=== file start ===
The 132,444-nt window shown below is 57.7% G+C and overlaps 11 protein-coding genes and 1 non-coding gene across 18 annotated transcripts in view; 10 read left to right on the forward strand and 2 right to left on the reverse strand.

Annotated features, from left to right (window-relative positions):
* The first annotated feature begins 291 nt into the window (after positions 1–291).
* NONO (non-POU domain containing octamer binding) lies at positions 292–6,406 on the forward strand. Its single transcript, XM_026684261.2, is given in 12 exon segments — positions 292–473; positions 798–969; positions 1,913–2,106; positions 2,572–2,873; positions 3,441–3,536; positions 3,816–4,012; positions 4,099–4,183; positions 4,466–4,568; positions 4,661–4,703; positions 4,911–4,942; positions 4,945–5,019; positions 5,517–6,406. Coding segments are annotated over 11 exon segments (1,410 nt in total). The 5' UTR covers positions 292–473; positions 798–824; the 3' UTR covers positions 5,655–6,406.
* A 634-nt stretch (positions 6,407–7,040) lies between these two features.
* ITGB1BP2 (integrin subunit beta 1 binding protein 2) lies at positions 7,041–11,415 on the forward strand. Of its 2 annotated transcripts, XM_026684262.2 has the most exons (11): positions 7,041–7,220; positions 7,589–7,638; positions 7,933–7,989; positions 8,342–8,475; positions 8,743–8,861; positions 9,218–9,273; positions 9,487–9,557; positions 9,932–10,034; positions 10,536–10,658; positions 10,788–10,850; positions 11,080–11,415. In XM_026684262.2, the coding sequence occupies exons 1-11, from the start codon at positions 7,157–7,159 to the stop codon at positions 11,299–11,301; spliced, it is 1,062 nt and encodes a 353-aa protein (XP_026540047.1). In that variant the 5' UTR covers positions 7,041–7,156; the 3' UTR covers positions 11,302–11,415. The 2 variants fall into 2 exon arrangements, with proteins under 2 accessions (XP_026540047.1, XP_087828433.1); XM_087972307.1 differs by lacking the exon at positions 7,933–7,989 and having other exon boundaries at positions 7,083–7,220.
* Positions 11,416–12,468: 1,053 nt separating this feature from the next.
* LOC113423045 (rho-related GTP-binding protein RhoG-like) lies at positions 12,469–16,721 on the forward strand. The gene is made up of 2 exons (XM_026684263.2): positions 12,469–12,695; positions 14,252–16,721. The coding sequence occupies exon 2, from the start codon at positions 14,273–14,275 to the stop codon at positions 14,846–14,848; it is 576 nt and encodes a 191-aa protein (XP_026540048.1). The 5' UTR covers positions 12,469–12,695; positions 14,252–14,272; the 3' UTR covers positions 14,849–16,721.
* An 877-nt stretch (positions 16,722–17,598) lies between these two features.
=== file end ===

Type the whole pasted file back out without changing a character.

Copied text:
The 132,444-nt window shown below is 57.7% G+C and overlaps 11 protein-coding genes and 1 non-coding gene across 18 annotated transcripts in view; 10 read left to right on the forward strand and 2 right to left on the reverse strand.

Annotated features, from left to right (window-relative positions):
* The first annotated feature begins 291 nt into the window (after positions 1–291).
* NONO (non-POU domain containing octamer binding) lies at positions 292–6,406 on the forward strand. Its single transcript, XM_026684261.2, is given in 12 exon segments — positions 292–473; positions 798–969; positions 1,913–2,106; positions 2,572–2,873; positions 3,441–3,536; positions 3,816–4,012; positions 4,099–4,183; positions 4,466–4,568; positions 4,661–4,703; positions 4,911–4,942; positions 4,945–5,019; positions 5,517–6,406. Coding segments are annotated over 11 exon segments (1,410 nt in total). The 5' UTR covers positions 292–473; positions 798–824; the 3' UTR covers positions 5,655–6,406.
* A 634-nt stretch (positions 6,407–7,040) lies between these two features.
* ITGB1BP2 (integrin subunit beta 1 binding protein 2) lies at positions 7,041–11,415 on the forward strand. Of its 2 annotated transcripts, XM_026684262.2 has the most exons (11): positions 7,041–7,220; positions 7,589–7,638; positions 7,933–7,989; positions 8,342–8,475; positions 8,743–8,861; positions 9,218–9,273; positions 9,487–9,557; positions 9,932–10,034; positions 10,536–10,658; positions 10,788–10,850; positions 11,080–11,415. In XM_026684262.2, the coding sequence occupies exons 1-11, from the start codon at positions 7,157–7,159 to the stop codon at positions 11,299–11,301; spliced, it is 1,062 nt and encodes a 353-aa protein (XP_026540047.1). In that variant the 5' UTR covers positions 7,041–7,156; the 3' UTR covers positions 11,302–11,415. The 2 variants fall into 2 exon arrangements, with proteins under 2 accessions (XP_026540047.1, XP_087828433.1); XM_087972307.1 differs by lacking the exon at positions 7,933–7,989 and having other exon boundaries at positions 7,083–7,220.
* Positions 11,416–12,468: 1,053 nt separating this feature from the next.
* LOC113423045 (rho-related GTP-binding protein RhoG-like) lies at positions 12,469–16,721 on the forward strand. The gene is made up of 2 exons (XM_026684263.2): positions 12,469–12,695; positions 14,252–16,721. The coding sequence occupies exon 2, from the start codon at positions 14,273–14,275 to the stop codon at positions 14,846–14,848; it is 576 nt and encodes a 191-aa protein (XP_026540048.1). The 5' UTR covers positions 12,469–12,695; positions 14,252–14,272; the 3' UTR covers positions 14,849–16,721.
* An 877-nt stretch (positions 16,722–17,598) lies between these two features.